Maximizing seating aids entertaining
The joy of home entertaining at the holidays often comes with a challenge: How do you provide enough seating for a roomful of holiday revelers with just a sofa and a few chairs? Are there creative options besides resorting to folding chairs?
Los Angeles-based interior designer Betsy Burnham frequently hears from clients who want help solving this puzzle. “People are doing more home entertaining than ever,” Burnham says, so they want to design their living space to accommodate guests easily. For those without huge rooms, that can be challenging.
Here, Burnham and designers Brian Patrick Flynn and Kyle Schuneman offer advice on maximizing seating without sacrificing style.
Stealth seating: Use ottomans, stools and sturdy side tables. These pieces can work as tables or storage surfaces, then occasionally serve as extra seating for game nights or casual gatherings around the coffee table. Benches can work the same way.
Chairs from elsewhere: Use a mixture of different chairs and benches at a dining room table year-round, rather than a matching set. The look is stylish, and when chairs need to be brought into a living room for a party, they don't necessarily look like they're been taken from the dining room set. Or, bring in your outdoor seating and deliberately mix it in with the indoor pieces. The juxtaposition can be nice, plus you can coordinate them with similar colored cushions or accessories.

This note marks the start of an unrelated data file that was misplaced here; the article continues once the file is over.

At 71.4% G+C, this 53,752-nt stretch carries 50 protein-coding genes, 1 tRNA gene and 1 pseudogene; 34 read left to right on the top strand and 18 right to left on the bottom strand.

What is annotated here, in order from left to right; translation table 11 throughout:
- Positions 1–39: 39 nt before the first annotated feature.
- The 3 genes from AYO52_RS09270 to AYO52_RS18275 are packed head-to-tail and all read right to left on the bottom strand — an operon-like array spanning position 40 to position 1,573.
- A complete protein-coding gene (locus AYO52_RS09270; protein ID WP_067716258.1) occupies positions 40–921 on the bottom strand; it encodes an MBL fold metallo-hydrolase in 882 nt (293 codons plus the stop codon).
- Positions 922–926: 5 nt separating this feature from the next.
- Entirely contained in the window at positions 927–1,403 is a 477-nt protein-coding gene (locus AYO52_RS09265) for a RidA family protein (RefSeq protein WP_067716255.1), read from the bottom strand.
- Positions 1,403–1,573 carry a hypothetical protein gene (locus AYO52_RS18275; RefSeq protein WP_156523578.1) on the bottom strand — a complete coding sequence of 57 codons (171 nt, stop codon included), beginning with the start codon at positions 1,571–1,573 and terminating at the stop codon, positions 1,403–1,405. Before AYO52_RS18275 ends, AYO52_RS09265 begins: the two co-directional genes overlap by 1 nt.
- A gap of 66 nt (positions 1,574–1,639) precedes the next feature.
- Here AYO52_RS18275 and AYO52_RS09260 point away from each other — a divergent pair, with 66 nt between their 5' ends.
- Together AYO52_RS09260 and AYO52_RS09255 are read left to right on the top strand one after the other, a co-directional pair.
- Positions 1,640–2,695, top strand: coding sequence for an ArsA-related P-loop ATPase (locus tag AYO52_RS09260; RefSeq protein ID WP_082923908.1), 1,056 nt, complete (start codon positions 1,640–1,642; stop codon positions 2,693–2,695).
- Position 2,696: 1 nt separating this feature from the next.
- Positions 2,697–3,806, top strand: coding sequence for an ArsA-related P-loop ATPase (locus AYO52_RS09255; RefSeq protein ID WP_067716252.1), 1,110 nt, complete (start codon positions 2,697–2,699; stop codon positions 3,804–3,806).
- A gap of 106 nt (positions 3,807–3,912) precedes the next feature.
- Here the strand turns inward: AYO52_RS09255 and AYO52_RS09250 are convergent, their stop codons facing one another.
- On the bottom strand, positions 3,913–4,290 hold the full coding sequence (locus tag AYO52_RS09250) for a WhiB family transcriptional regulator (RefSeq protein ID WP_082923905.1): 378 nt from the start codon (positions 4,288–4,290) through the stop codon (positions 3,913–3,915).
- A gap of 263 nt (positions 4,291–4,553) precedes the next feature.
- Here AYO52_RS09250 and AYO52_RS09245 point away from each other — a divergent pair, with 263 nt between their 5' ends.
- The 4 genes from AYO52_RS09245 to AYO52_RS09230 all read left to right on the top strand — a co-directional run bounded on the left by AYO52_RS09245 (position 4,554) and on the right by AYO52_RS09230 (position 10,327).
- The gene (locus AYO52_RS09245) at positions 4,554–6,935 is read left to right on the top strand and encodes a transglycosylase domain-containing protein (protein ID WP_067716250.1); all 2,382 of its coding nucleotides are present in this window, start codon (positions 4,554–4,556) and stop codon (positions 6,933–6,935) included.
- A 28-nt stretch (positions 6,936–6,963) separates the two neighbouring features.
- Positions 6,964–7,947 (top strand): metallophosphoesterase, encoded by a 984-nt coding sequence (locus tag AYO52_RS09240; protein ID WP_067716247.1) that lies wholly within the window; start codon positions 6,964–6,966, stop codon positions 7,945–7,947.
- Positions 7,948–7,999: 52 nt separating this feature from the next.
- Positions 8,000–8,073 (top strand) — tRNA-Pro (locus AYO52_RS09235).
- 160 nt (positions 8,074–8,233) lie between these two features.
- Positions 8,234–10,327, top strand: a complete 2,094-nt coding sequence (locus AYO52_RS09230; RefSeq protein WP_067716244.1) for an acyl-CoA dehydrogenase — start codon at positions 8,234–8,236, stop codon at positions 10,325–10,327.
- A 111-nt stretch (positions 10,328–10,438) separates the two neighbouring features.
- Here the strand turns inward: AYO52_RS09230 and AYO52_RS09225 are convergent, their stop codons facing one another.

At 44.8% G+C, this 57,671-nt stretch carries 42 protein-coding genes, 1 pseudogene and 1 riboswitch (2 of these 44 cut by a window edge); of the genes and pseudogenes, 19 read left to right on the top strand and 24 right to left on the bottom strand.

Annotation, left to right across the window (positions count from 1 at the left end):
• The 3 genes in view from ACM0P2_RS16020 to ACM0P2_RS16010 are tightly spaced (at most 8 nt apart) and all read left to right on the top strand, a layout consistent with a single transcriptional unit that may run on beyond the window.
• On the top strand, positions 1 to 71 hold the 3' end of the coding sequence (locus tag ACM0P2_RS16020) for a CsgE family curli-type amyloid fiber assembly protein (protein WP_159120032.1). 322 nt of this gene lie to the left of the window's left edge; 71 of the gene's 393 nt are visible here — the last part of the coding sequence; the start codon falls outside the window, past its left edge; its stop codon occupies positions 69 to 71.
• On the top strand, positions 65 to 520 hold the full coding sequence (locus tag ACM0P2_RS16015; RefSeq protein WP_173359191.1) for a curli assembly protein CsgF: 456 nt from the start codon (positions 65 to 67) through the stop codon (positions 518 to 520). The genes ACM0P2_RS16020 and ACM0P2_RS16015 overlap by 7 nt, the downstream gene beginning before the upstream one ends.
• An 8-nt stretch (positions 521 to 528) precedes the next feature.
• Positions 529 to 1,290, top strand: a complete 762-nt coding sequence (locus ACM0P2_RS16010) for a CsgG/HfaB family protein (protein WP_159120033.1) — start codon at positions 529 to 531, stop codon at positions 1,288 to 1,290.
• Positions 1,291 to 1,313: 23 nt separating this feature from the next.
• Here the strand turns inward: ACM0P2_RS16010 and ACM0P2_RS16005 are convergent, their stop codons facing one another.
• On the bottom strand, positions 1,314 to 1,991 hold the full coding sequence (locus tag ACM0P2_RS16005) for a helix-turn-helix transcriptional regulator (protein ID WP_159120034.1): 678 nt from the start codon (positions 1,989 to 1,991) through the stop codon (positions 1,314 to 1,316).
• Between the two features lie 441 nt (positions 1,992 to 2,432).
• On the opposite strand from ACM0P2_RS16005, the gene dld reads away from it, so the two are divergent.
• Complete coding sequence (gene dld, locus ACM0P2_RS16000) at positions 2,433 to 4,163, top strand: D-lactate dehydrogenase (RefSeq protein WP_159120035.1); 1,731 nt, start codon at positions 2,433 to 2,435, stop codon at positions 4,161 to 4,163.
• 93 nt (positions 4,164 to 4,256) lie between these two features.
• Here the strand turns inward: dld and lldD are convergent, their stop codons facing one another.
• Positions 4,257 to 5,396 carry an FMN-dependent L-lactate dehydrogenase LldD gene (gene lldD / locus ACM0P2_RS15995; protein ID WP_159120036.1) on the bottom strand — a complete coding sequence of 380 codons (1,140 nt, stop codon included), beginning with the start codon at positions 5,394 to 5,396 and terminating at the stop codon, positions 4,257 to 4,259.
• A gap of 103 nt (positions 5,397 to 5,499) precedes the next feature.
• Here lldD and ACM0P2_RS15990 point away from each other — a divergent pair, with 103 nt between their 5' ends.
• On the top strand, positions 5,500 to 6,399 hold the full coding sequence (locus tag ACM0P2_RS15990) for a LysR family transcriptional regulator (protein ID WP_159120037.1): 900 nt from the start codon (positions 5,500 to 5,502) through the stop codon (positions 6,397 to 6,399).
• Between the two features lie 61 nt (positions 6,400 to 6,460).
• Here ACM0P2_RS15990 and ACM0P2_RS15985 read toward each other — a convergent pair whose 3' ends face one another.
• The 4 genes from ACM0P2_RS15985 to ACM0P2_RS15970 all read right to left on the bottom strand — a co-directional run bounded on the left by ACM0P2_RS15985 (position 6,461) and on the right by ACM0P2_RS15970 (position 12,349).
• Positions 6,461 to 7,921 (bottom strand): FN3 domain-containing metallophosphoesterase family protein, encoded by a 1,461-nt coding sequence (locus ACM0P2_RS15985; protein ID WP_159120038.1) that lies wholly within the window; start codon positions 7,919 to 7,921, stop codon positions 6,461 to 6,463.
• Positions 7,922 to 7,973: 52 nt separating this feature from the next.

The right sofa: Pay attention to size and depth when choosing a sofa. A standard-size sofa is 7 feet. If you have three seat cushions, people sit in a pristine way in their cushion, and you'll be limited to a maximum of three guests on your sofa. But sofas that have bench seams offer one big seat, making it more likely that four guests might use the space.
Longer sofas offer additional seating, but Flynn says they're best used in what he calls a “floating space plan,” where two identical long sofas are placed across from one another in the center of a room, rather than having one sofa against a wall. They need to be “balanced with an extra-long coffee table,” he says.
Folding and stacking: “Folding chairs are often eyesores,” Flynn says, so he prefers chairs that can be stacked when not in use.
Burnham and Schuneman have each found a few types of stylish folding chairs, but they tend to come with higher price tags. She favors black bamboo folding chairs from Ballard Designs (about $100) for rooms with a more traditional style, and has used clear Lucite folding chairs (“kind of like the Philippe Starck ghost chairs”) in more modern living rooms.
Schuneman likes the fabric-covered “terai” folding chairs from Anthropologie (about $200), and suggests they can serve as a “great inspiration point for a DIY project.” Try recovering the cushion of an old upholstered folding chair “in some beautiful fabric that works in your room,” he says.
Planning carefully, shopping well and using a little DIY creativity are the keys to solving any holiday seating dilemma, Schuneman says.
“I always tell people to buy pieces that can move throughout your home,” he says.
Melissa Rayworth is a staff writer for the Associated Press.
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